How do I let go of the shame I feel after this toxic relationship?

Feeling shame is normal for survivors of toxic relationships, but it shouldn’t be acceptable. YOU aren’t the one who should feel shameful here.

The narcissist may have berated, belittled, and humiliated you regularly, and you can bet they feel NO remorse.

Even though you’re not perfect, and you likely recognize and take credit for your part in the relationship, you were not the abuser, and you don’t need to feel any shame for what you’ve experienced.

Take the time you need to recognize this completely to release the shame and be proud of yourself for doing the hard work of healing.

This resource will help you start to let go of the shame, fear, and misery so you can reclaim your power and start living again.

How do I start living again once I get past the initial shock after the relationship ends?

First, you’ve got to understand that big secret of narcissistic abuse recovery.

Realize that you might begin to feel lonely around now, and this can be a dangerous time for you if the narcissist is trying to get you back. It’s especially important that you get involved with healthy people – at least on some level – and that you also understand that it’s okay to want to be alone sometimes.

Try using my life reset button to start feeling alive again. Sometimes, if you sort of “un**** yourself, you can just start living again!

How will I know when I’ve started to heal after a toxic relationship?

I understand that it can be confusing, and you should probably know that it won’t be an overnight shift.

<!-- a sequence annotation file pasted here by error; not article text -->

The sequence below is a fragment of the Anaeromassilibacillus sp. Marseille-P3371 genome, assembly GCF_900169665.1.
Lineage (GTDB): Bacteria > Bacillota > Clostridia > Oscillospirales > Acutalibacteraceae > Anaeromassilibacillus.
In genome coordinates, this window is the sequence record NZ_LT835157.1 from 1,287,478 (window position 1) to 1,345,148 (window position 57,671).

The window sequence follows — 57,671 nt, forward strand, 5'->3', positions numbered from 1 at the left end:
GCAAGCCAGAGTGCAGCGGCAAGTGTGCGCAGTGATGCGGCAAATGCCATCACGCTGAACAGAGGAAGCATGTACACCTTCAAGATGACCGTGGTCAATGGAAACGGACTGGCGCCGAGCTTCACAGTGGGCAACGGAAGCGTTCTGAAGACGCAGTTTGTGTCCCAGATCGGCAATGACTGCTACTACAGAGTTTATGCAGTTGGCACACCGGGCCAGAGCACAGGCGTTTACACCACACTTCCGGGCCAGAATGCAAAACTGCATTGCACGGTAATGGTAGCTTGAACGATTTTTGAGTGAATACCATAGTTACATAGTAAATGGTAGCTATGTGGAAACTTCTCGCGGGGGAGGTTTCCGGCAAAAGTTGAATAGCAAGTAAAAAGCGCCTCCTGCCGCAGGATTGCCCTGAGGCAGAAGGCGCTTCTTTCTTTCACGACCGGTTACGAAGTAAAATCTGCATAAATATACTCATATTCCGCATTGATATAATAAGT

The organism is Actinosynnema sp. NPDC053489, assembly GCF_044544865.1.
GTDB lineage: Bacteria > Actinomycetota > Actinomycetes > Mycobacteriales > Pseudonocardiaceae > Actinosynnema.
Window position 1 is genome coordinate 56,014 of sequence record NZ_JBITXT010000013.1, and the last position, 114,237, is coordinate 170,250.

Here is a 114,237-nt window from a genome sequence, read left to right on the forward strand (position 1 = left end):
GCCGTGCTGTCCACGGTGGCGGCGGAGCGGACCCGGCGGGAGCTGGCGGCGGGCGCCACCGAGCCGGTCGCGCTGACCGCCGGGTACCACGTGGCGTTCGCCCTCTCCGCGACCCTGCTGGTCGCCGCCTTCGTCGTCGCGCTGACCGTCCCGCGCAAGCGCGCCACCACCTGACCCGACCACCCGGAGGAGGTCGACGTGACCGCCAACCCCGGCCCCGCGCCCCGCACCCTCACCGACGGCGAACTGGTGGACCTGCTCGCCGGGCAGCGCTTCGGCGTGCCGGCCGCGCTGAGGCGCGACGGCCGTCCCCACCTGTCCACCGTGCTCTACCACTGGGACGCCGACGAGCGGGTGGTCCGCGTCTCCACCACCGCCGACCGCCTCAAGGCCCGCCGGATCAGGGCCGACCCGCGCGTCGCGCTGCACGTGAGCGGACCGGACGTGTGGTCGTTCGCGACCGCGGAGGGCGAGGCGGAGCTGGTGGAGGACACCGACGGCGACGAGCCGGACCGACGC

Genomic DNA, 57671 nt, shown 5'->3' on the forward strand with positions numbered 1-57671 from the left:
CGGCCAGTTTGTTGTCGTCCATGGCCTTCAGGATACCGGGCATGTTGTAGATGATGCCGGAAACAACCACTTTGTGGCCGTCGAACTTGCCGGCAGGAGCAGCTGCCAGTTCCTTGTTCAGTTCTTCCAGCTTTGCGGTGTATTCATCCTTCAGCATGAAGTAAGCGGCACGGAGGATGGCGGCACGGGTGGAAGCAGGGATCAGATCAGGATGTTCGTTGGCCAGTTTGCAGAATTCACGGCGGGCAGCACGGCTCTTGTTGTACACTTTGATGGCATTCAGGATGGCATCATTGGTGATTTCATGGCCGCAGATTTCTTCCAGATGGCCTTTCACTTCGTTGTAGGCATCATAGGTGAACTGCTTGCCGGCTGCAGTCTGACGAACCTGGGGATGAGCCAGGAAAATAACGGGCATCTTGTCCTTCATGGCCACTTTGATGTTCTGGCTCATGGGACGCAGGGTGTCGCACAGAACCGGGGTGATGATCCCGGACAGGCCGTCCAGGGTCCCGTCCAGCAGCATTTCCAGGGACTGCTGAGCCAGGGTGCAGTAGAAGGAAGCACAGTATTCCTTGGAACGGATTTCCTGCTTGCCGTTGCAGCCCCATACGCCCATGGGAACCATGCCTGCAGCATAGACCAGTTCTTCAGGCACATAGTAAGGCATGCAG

How can I get help with how to heal after a toxic relationship?

Narcissistic Abuse Recovery Program Self-Assessment

Video playlist on healing after narcissistic abuse.



  • Angela Atkinson

    Angela Atkinson is a certified trauma counselor and the author of more than 20 books on narcissism, narcissistic abuse recovery, and related topics. A recognized expert on narcissism and narcissistic personality disorder who has studied and written extensively on narcissistic personality disorder and narcissistic abuse in toxic relationships since 2006, she has a popular narcissistic abuse recovery YouTube channel. Atkinson was inspired to begin her work as a result of having survived toxic relationships of her own. Atkinson offers trauma-informed narcissistic abuse recovery coaching and has certifications in trauma counseling, life coaching, level 2 therapeutic model, CBT coaching, integrative wellness coaching, and NLP. She is a certified trauma support coach and certified family trauma professional. She also has a professional PTSD counseling certification. Her mission is to help those who have experienced the emotional and mental devastation that comes with narcissistic abuse in these incredibly toxic relationships to (re)discover their true selves, stop the gaslighting and manipulation, and move forward into their genuine desires – into a life that is exactly what they choose for themselves. Along with her solution-focused life coaching experience, Atkinson’s previous career in journalism and research helps her to offer both accurate and understandable information for survivors of abuse in a simple-to-understand way that helps to increase awareness in the narcissistic abuse recovery community. Atkinson founded Narcissistic Abuse Recovery Support, the SPANily Narcissistic Abuse Recovery Support Groups and the Life Makeover Academy. She offers individual and group coaching for victims and survivors of narcissistic abuse here at and at NarcissisticAbuseRecovery.Online.